Elevated triglycerides can be seen in patients with underlying genetic predisposition to abnormal lipoprotein metabolism, compounded by secondary factors such as excessive alcohol intake, insulin resistance, metabolic syndrome, renal or liver diseases affecting TG clearance, and autoimmune disorders, as well as drugs such as protease inhibitors, beta-blockers, and thiazide diuretics. Rarely, a patient with familial HTG without secondary risk factors may also be encountered in clinical practice [3]. These etiologies account for 1–4% of the cases of acute pancreatitis [4].

The mechanism of HTGP (hypertriglyceridemia-induced pancreatitis) is thought to involve increased lipolysis of triglyceride-rich lipid particles by pancreatic lipase, with a resultant production of free fatty acids (FFAs). These FFAs inflict free radical damage to the pancreatic acinar cells, hence initiating a self-perpetuating cycle of pancreatic inflammation and destruction [5]. Although no clear cutoff has been established, it has been observed that the risk for precipitating pancreatitis increases with worsening HTG and is rarely observed with TG < 500 mg/dL [6]. Progressively higher TG levels have been associated with disease severity and multiorgan failure [7].

Treatment of HTGP involves both the conventional pancreatitis treatment of fluid resuscitation and pancreatic rest and also requires a multimodal approach to lower TG levels. Three separate classes of drugs have been shown to be effective in treating hypertriglyceridemia: fibrates decrease triglycerides by 30–50%, niacin by 10–30%, and n-3 fatty acids by 20–50%. Statin monotherapy is not recommended in HTG but can be used for dyslipidemia [2]. Other therapies with demonstrated clinical benefit but that have not found a strong foothold in official ACG guidelines for HTGP include plasmapheresis, insulin monotherapy, or insulin/heparin dual therapy.

Insulin potentiates lipoprotein lipase’s (LPL) ability to degrade chylomicrons that house triglycerides, whereas heparin stimulates release of LPL from the endothelial membrane. Subsequently, both heparin and insulin have a similar mechanism in increasing the role of LPL and decreasing serum triglycerides [8].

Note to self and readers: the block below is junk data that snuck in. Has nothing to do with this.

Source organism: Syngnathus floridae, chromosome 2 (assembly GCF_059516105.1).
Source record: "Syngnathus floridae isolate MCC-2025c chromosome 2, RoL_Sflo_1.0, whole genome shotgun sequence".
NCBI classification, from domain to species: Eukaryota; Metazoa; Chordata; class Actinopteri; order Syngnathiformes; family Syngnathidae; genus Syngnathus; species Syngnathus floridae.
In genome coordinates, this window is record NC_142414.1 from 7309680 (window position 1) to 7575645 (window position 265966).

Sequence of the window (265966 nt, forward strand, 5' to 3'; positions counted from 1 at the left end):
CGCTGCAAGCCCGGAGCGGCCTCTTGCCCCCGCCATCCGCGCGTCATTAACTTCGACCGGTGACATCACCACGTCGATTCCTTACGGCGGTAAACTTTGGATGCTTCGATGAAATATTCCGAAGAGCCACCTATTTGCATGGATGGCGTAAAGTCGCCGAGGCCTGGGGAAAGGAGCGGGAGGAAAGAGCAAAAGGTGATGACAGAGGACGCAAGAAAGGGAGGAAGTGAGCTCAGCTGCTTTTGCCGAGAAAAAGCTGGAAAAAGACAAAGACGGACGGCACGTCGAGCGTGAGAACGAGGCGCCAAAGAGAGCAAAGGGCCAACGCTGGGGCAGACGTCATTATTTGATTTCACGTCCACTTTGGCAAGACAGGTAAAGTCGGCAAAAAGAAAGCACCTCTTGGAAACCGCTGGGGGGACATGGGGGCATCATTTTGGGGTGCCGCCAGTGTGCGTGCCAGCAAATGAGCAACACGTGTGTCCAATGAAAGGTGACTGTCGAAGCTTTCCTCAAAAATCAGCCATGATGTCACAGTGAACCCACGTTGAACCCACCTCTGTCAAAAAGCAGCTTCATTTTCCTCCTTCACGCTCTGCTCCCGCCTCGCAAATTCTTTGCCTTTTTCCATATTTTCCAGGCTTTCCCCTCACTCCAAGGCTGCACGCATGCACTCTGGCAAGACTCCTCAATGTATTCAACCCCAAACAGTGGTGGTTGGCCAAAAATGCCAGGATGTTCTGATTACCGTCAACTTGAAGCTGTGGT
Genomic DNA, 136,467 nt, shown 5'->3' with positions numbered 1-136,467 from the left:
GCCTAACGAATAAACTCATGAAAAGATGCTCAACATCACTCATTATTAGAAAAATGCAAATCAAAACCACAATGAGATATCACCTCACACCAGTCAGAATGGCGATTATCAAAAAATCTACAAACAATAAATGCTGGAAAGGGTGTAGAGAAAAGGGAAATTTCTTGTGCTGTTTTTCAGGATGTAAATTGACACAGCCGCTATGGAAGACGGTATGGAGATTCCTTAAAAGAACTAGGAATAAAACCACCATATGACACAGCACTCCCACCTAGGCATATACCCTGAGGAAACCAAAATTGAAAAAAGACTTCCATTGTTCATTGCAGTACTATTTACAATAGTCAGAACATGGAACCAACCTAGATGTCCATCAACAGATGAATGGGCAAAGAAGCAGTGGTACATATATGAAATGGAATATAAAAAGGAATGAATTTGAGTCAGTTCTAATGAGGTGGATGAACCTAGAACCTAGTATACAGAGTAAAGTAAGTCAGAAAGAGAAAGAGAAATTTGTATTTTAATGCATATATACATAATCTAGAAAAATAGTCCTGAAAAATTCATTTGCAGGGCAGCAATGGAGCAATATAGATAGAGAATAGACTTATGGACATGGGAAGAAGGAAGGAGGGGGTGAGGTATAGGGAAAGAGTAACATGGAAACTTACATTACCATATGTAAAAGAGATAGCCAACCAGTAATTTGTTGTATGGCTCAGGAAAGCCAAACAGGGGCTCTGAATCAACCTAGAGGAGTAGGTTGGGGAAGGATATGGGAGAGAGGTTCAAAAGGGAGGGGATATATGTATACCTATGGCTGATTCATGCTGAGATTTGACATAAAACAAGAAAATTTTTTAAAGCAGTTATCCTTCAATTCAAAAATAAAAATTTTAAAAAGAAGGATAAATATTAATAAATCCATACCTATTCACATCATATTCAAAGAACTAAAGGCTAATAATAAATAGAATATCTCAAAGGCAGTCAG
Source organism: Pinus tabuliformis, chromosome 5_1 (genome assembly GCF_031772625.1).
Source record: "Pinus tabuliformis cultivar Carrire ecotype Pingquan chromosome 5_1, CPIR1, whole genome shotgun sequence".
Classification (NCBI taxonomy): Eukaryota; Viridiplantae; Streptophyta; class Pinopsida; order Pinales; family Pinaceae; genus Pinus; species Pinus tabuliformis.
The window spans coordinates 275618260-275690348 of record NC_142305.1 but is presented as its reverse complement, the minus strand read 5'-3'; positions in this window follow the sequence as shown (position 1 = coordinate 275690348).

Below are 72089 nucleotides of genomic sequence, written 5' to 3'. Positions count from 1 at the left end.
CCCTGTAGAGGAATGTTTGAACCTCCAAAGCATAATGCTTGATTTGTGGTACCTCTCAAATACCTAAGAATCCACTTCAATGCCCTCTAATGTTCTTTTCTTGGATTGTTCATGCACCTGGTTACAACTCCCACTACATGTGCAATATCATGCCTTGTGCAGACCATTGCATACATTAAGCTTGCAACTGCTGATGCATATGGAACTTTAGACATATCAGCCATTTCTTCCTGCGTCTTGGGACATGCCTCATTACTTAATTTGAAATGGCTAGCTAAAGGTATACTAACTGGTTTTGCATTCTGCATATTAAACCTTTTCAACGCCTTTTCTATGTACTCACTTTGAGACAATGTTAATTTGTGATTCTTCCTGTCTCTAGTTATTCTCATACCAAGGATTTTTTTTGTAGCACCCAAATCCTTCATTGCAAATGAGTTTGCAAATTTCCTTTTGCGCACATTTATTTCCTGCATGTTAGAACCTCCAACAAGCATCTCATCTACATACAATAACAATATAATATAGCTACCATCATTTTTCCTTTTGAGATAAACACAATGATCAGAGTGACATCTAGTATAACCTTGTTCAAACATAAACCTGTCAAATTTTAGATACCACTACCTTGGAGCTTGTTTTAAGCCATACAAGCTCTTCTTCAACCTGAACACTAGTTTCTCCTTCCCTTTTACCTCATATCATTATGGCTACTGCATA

Apheresis broadly describes the removal of a blood component or components. Therapeutic plasma exchange (TPE) involves removal of patient plasma and replacement with colloid or crystalloid solutions. TPE has proven beneficial for HTGP in various small studies and a few case reports and currently has a Category III indication [9]. TPE can cause a rapid decline in the TG levels, with a documented decrease by as much as 70% after a single session [10]. Although there are no set guidelines for timing of initiation of TPE, there is some evidence from small studies and case reports that early initiation of plasmapheresis within 48 hours of presentation results in improved morbidity and mortality. TPE should be considered in patients with lactic acidosis or evidence of end organ dysfunction [11, 12]. Current data regarding the replacement fluid in TPE is sparse; historically, both albumin and fresh frozen plasma (FFP) have been used. FFP has a theoretical advantage over albumin in that it provides the patient with lipoprotein lipase and apolipoprotein, both necessary for the hydrolysis of TGs [13]. Patients may need multiple cycles of TPE until the TG levels fall below 500 mg/dL.

Although TPE results in rapid lowering of TG, it is not primary therapy to maintain HTGP remission. To prevent HTGP recurrence, lifestyle modification including low-fat diet, alcohol cessation, and exercise as well as medications such as fibrates, niacin, and n-3 fatty acids are the cornerstone of therapy. Patients with hyperlipidemia may fail to achieve adequate TG control < 500 mg/dL to prevent repeat episodes of pancreatitis and may be good candidates for intermittent TPE treatment [14].

TPE results in early symptom resolution; however, the data about the long-term morbidity as well as the effectiveness of this therapy versus standard therapy is lacking. Large-scale studies are needed to further assess the efficacy of TPE as well as to develop guidelines about the adequate timing for commencing therapy.

Informed consent was obtained from the patient for educational use of the below mentioned data, and no personal patient information has been disclosed. This paper has been written in keeping with the principles of the Declaration of Helsinki.

Conflicts of Interest

The authors declare that they have no conflicts of interest.

Authors’ Contributions

Harleen Dehal and Michael Adashek completed the background research, drafted and edited the manuscript, and are the grantors of the publication.